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Reducing The Costs And Consequences Of Unplanned Downtime

Published: 8 July 2020 - David Proud, general manager, Reich Drive Systems UK Limited

In today’s competitive business environment, it’s essential that productivity, efficiency and customer service levels remain high, if cost and profitability targets are to be achieved. Whilst there are many different aspects to manufacturing and operational processes, one of the main inhibitors to achieving required output levels and targets is that of unplanned downtime.

In this article, Reich Drive Systems UK’s David Proud recommends some basic steps that can be taken to reduce the potential for these events and the subsequent costs associated with downtime.

The issue of downtime, and especially unplanned events, is a blight for any business whether they are manufacturers, plant and transport operators or delivering key infrastructure services. There can be many causes of unplanned downtime ranging from unavailability of materials, shortages of manpower, extended changeover periods and of course one of the most common reasons, equipment or machinery failure.

Regardless of the reasons behind the stoppage, the effects are the same: loss of production and value whilst overhead costs continue to accrue. Although it is almost impossible to avoid all unplanned downtime, it is possible to significantly reduce the potential for these costly events by taking a pro-active and technically led approach.

When considering the potential for unexpected downtime caused by components or equipment, it is highly likely that the oldest or obsolete items will pose the greatest risk. Initiating a detailed review or audit of all machinery and componentry will highlight any particular items that may require immediate maintenance attention or indeed replacement.

This review will also help to enhance and update any existing preventative maintenance schedules, setting new priorities for other items deemed at immanent risk of obsolescence or failure, and also identifying items that are vital to maintaining high operational efficiencies. Taking steps to replace items perceived to be at risk before they actually fail is much less costly that suffering the consequences and costs associated with unplanned downtime. When considering replacements, it is also essential to look closely at the specification of the replacement item. Merely selecting the exact same part, or the least expensive part that will fit, may not be the right decision as this is likely to replicate the original problem, possibly even in the short term.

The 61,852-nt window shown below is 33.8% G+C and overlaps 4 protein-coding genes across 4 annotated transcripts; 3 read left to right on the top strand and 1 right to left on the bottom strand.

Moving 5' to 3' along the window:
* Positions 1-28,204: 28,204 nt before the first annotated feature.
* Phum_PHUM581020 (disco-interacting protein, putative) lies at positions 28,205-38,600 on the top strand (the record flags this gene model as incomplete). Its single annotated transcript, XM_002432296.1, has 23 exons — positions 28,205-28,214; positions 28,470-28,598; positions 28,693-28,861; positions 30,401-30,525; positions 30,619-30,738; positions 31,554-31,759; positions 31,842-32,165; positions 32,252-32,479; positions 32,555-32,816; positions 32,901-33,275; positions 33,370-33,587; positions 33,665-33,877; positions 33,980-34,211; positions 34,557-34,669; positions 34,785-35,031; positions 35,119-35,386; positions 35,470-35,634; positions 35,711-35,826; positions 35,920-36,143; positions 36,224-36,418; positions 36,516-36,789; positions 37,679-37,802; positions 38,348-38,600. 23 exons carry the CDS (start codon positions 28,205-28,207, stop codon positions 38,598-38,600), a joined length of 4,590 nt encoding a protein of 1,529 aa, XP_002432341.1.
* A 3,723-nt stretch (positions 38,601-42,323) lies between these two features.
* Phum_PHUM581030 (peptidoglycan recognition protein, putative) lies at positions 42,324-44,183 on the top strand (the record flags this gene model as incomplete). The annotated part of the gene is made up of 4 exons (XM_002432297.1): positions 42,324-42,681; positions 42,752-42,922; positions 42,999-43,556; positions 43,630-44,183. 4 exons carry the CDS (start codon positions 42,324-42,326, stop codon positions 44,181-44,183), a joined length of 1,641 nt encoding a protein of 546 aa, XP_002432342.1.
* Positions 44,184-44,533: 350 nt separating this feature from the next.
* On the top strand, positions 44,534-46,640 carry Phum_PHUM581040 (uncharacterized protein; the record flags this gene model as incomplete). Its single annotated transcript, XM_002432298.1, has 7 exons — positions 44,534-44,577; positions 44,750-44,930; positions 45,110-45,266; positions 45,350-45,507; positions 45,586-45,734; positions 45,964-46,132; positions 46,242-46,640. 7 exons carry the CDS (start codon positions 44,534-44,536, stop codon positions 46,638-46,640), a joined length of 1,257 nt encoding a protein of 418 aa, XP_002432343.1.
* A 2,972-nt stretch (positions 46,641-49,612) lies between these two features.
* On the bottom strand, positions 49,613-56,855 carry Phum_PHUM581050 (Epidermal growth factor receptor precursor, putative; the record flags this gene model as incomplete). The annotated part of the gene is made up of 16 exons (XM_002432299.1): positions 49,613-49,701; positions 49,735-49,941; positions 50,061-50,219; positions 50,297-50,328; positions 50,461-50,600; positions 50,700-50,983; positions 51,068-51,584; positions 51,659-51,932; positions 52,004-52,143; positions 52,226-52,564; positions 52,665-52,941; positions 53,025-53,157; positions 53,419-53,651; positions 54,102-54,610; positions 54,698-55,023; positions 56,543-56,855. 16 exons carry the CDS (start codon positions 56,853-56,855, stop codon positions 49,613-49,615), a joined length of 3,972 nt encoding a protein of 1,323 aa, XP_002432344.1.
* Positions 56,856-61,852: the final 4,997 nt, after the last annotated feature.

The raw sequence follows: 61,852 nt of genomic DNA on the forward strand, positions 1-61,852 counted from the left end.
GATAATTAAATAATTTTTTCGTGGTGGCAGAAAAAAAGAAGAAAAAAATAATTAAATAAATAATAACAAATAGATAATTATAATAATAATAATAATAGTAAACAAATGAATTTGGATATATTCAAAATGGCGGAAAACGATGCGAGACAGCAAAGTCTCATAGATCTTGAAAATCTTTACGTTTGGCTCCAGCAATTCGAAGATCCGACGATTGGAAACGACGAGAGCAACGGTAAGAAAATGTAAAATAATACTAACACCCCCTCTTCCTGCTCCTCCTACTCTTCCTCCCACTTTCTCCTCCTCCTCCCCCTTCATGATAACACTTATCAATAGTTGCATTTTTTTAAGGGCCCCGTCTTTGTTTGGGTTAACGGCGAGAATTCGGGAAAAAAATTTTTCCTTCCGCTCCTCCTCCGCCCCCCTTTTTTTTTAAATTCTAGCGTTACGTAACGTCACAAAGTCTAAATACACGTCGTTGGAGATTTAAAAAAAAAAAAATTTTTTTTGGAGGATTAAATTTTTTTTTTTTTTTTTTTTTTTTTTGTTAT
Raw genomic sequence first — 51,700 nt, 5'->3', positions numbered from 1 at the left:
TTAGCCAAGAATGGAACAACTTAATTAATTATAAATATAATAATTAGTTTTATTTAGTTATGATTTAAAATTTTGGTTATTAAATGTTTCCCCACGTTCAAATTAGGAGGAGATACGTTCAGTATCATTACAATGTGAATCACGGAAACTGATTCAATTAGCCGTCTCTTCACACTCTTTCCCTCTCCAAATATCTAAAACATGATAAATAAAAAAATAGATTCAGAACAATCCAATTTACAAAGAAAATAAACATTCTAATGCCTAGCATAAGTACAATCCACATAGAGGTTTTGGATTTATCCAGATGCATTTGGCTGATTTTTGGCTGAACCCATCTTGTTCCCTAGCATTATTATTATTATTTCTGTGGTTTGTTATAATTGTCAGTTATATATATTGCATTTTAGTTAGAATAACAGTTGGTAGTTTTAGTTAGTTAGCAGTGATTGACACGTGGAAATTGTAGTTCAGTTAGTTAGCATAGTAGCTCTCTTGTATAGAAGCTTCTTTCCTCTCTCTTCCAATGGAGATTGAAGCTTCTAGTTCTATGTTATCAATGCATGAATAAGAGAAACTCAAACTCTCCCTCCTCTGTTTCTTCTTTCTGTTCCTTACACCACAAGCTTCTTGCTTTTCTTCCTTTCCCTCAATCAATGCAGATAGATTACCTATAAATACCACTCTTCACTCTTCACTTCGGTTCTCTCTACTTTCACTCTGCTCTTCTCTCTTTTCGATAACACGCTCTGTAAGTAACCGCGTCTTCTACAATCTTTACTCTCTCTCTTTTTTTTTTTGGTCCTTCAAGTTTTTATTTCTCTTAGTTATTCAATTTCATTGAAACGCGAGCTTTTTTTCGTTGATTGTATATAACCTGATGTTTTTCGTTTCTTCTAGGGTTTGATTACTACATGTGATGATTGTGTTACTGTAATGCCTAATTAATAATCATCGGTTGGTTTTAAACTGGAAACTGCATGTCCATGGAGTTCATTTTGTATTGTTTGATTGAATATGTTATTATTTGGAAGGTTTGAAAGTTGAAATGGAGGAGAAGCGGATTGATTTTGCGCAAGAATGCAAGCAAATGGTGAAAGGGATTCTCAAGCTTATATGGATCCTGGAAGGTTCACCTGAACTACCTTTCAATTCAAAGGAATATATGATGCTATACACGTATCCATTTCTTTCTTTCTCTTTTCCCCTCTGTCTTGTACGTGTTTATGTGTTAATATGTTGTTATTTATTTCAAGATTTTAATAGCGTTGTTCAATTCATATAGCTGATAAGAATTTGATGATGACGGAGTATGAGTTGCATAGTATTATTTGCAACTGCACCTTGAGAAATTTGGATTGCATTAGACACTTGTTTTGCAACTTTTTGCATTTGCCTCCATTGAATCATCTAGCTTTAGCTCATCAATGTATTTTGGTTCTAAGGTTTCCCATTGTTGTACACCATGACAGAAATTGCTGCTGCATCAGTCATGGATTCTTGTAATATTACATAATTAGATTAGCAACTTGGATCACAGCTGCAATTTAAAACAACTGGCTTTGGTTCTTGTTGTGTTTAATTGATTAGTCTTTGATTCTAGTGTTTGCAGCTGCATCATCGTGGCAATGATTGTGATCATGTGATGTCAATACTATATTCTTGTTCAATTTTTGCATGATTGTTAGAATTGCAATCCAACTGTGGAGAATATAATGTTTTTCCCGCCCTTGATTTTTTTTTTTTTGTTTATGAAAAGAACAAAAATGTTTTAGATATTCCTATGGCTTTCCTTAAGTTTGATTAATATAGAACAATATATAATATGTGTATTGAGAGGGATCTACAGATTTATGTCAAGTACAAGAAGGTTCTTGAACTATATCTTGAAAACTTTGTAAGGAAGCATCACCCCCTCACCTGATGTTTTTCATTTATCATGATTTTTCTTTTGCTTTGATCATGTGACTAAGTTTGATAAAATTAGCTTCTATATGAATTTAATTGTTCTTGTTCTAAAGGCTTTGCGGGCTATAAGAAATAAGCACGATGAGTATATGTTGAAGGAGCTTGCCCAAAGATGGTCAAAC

This is especially true of drive couplings, which are an essential part of any drive train, and therefore a key element in maintaining uptime and efficiency. Drive couplings vary greatly in their design and capabilities, so for any given application engineers must ensure that they specify the drive coupling correctly to guarantee ongoing reliable, efficient and safe operation. Factors such as torque transmission, speed ranges, running start / stops and potential shock loadings are just some of the key elements in the selection of the coupling. If a previous coupling has failed unexpectedly it is likely that one or more of these factors has been overlooked. If there is any uncertainty in specifying a replacement part, engineers should speak with a reputable supplier who will be able to review the application details and identify a variant capable of meeting the challenges of the specific application. Time spent on this exercise, even in the face of pressure by production to have the system running again, will pay dividends in the long run as the drive train will be highly reliable and unlikely to fail again unexpectedly.

Taking time to review the different coupling types, and selecting a coupling which not only meets all of the technical and application requirements, but is either maintenance free, or has the ability to have change parts replaced in-situ will bring significant ongoing benefits to uptimes and efficiency.

One other important and contributing factor to reducing downtime is that of training. A topic sometimes overlooked, structured and ongoing training for maintenance engineering teams will bring tangible dividends. Ensuring that all maintenance engineers are multi-skilled, and involved in the introduction of new components, systems and technologies within the business, means that they will have both the knowledge and tools required to identify and resolve any issues quickly.

With a history spanning over 70 years, REICH-KUPPLUNGEN has built up unrivalled expertise in the design and manufacture of drive couplings for use across a wide range of industries and applications. The company has earned an enviable reputation not only for the quality and performance of their product range, but also for their ability to provide application and customer specific solutions through the company’s D2C (Design to Customer) philosophy.

 

For more information please contact:

Mr David Proud
General Manager
Reich Drive Systems UK Limited

Unit 4, Bankside Business Park

Coronation Street

Stockport

Cheshire

SK5 7PG

Telephone +44(0) 161 714 4191

Website - www.reich-uk.com

 

 



 
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